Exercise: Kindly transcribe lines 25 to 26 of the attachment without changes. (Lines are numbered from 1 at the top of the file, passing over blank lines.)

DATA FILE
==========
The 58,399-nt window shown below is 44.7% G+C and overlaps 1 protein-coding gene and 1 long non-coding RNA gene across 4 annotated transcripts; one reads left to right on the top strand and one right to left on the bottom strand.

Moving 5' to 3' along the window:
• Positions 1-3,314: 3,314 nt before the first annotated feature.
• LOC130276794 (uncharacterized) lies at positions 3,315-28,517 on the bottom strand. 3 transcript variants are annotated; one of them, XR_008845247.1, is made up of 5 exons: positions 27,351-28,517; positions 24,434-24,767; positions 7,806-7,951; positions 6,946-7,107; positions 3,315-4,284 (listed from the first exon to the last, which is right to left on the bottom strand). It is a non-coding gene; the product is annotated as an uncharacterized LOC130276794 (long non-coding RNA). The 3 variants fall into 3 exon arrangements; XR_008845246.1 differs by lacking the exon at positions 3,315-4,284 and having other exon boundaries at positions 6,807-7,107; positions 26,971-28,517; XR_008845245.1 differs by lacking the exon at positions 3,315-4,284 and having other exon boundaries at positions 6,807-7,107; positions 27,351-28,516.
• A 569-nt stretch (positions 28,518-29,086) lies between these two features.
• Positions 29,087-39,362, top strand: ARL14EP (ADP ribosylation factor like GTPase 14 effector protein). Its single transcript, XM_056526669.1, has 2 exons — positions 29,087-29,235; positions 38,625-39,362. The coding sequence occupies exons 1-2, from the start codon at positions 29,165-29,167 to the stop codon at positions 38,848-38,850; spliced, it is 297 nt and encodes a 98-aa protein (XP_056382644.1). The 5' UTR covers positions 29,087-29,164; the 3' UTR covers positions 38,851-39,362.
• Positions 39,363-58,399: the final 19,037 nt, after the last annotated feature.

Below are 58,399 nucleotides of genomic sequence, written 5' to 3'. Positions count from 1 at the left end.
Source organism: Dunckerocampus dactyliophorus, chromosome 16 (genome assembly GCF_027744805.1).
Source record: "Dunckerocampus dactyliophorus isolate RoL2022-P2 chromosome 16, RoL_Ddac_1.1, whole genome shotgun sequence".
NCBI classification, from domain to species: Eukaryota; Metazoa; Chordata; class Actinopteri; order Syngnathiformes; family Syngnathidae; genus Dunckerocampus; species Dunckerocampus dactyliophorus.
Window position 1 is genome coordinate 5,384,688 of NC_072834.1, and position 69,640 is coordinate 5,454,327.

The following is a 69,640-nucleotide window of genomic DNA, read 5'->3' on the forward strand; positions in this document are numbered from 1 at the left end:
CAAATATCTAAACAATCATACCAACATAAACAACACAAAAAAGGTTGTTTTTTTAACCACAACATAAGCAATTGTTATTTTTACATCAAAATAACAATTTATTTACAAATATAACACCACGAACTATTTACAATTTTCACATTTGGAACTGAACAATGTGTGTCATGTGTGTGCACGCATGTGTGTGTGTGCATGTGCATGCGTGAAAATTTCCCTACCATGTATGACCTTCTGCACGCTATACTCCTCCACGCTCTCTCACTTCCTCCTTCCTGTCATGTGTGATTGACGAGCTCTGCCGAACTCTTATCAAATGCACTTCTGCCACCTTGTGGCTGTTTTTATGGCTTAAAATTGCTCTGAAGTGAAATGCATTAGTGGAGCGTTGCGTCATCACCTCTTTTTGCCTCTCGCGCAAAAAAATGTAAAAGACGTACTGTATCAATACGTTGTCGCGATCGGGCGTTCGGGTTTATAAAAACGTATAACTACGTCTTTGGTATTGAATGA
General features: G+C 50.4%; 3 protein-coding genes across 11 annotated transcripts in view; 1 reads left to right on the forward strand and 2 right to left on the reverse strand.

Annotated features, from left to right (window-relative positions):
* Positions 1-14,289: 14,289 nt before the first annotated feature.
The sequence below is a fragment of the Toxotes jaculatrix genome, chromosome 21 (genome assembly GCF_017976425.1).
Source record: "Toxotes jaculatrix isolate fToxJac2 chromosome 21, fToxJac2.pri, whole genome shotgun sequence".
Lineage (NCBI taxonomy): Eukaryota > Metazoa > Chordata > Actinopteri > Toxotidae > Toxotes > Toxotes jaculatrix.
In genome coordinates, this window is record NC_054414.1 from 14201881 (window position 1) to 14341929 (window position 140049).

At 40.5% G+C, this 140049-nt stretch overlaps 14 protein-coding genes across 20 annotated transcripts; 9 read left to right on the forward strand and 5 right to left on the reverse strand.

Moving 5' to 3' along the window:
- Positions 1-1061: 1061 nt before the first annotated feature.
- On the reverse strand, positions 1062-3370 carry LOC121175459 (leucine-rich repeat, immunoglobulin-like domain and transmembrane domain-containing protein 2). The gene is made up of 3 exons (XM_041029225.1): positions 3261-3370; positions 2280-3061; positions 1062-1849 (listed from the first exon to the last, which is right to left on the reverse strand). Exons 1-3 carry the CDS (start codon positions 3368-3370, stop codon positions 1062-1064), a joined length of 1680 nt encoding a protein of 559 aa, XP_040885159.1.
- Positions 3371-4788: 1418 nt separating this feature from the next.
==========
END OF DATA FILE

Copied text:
- On the reverse strand, positions 1062-3370 carry LOC121175459 (leucine-rich repeat, immunoglobulin-like domain and transmembrane domain-containing protein 2). The gene is made up of 3 exons (XM_041029225.1): positions 3261-3370; positions 2280-3061; positions 1062-1849 (listed from the first exon to the last, which is right to left on the reverse strand). Exons 1-3 carry the CDS (start codon positions 3368-3370, stop codon positions 1062-1064), a joined length of 1680 nt encoding a protein of 559 aa, XP_040885159.1.
- Positions 3371-4788: 1418 nt separating this feature from the next.